Streams

The Haves and the Have-Nots

Friday, January 07, 2011

Branko Milanovic, lead economist at the World Bank's poverty research division and the author of The Haves and the Have-Nots: A Brief and Idiosyncratic History of Global Inequality, talks about the past and present of global inequality and what it means for democracy today.

Guests:

Branko Milanovic

Comments [24]

toosinbeymen from nyc

Lehrer says it's a hard problem to solve, inequality. How is it hard? It's the easiest of all. Let's go back to the tax structure we had before Pres Reagan. Then let's stop giving tax payer funded subsidities to profitable businesses that don't need our tax money. But especially, let's finally stop subsidizing companies that send jobs off shore and reinstitute the pre Reagan tariff structure. Finally, if we could create good jobs in the US again, the inequality problem would be over.

Jan. 11 2011 09:00 PM
Eugenia Renskoff from Brooklyn, NY

Hi, Brian, There has to be equality. Unless you have lived it, you don't know what it is to live without money. Doing without is the worst thing ever. At some point, hopefully soon) it has to stop. Eugenia Renskoff

Jan. 07 2011 04:10 PM
Paul from NYC

Excellent, Brian! Please, more guests like Mr. Milanovic (although Elsie does make a good point)...

Jan. 07 2011 01:55 PM
S Block from NYC

The answer is (question asked on the show will become apparent in the answer):

When you live in a country with high levels of illegal immigration by economic migrants, the migrants push down the price of labor. Of course you hire their labor at the market rate, as you already pay the social costs of their presence (and benefit from the social benefits).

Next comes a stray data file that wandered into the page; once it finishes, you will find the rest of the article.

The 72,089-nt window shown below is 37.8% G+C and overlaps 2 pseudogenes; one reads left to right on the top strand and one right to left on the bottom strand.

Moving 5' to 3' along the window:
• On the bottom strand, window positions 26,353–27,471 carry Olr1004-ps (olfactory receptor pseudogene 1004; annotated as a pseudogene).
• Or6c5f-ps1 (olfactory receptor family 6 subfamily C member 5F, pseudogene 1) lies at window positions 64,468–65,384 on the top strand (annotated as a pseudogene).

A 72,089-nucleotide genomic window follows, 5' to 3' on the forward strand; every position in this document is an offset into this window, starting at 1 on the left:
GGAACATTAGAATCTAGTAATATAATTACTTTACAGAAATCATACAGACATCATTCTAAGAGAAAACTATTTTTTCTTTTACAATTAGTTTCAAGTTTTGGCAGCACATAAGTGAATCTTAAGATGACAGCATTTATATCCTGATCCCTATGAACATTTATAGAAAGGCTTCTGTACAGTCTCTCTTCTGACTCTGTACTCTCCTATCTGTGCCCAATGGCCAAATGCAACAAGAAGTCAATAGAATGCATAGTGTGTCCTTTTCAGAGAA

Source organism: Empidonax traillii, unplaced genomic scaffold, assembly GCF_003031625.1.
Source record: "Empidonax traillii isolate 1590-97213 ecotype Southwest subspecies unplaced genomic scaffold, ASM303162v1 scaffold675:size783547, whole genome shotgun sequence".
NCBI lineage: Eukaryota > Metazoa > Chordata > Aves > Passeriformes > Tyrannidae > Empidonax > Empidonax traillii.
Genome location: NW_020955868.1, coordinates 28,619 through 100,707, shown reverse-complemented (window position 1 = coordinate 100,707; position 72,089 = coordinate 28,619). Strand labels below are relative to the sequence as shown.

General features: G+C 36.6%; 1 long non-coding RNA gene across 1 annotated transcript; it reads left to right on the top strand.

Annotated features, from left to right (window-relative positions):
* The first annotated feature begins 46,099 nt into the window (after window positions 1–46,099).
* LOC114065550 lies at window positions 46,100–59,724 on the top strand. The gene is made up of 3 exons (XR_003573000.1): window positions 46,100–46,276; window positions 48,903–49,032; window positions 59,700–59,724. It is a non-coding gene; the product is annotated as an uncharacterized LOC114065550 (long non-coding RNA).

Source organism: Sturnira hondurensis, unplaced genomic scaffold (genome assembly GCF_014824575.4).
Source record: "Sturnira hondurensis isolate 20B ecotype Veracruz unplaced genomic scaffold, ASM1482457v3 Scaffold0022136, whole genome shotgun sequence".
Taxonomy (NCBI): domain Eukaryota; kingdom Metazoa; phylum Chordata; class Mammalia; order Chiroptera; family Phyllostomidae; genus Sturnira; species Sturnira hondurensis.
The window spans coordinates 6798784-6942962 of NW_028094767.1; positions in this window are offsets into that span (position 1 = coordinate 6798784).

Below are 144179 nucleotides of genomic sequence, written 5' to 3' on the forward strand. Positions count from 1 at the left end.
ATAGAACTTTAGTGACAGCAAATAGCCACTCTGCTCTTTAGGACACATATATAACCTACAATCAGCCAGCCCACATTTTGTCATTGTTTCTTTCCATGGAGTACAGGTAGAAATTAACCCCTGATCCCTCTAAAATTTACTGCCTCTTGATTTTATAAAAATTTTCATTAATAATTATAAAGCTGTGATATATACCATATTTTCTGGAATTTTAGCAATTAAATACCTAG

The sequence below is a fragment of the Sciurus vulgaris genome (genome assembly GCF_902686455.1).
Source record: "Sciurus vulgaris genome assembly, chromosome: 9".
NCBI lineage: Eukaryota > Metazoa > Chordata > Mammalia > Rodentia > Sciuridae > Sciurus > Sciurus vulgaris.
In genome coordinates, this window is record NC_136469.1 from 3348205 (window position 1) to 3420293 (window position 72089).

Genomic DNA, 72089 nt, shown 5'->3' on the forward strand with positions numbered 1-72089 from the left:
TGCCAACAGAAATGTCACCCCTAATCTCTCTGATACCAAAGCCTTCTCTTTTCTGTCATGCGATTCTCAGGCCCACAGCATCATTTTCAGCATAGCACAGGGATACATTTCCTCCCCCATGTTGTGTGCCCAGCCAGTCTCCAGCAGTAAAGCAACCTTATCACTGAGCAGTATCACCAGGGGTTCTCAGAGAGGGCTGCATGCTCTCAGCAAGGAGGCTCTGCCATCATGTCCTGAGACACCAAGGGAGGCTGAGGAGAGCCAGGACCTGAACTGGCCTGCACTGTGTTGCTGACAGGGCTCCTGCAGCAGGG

That doesn't mean you can't be in favor of closing the borders and/or deporting them--you don't have to be in favor or it either, but there is simply no schizophrenia nor disconnect nor hypocrisy. The disconnect is to feel otherwise.

As an example, I can be in favor of lower speed limits, or banning cell phones while driving, and at the same time, I am free to use my phone if it is legal or drive the higher speed limit. If you are in favor of legal abortion, doesn't mean you have to get one. We don't have to live our lives as ideologically pious monks. We engage the social compact, and advocate sometimes changing it, knowing full well that we will need to live under the new regime as everybody else does.

It's shocking that neither the show host nor the guest came up with this answer. WNYC is so ideologically driven. My advice, stop looking for hypocrisy in other people. If your alchoholic doctor tells you to cut down on drinking, think about your own liver, not his.

Jan. 07 2011 01:10 PM
Giuseppe from Manhattan

Public perception is also instrumental in consolidating the trend towards increasing wealth
inequality.

In a recent study (http://www.people.hbs.edu/mnorton/norton%20ariely%20in%20press.pdf), Dan Ariely
and Michael Norton demonstrate that the American public perceives wealth distribution to be much
more equal than it actually is. Also surprising are the results of the second part of their survey:
the ideal wealth distribution is even more equal than the perceived one.

Jan. 07 2011 12:50 PM
desdemona finch from Brooklyn

25 years from now, Wall Street is going to look funny surrounded by shantytowns. Wonder how the hedge funders are going to cope with that.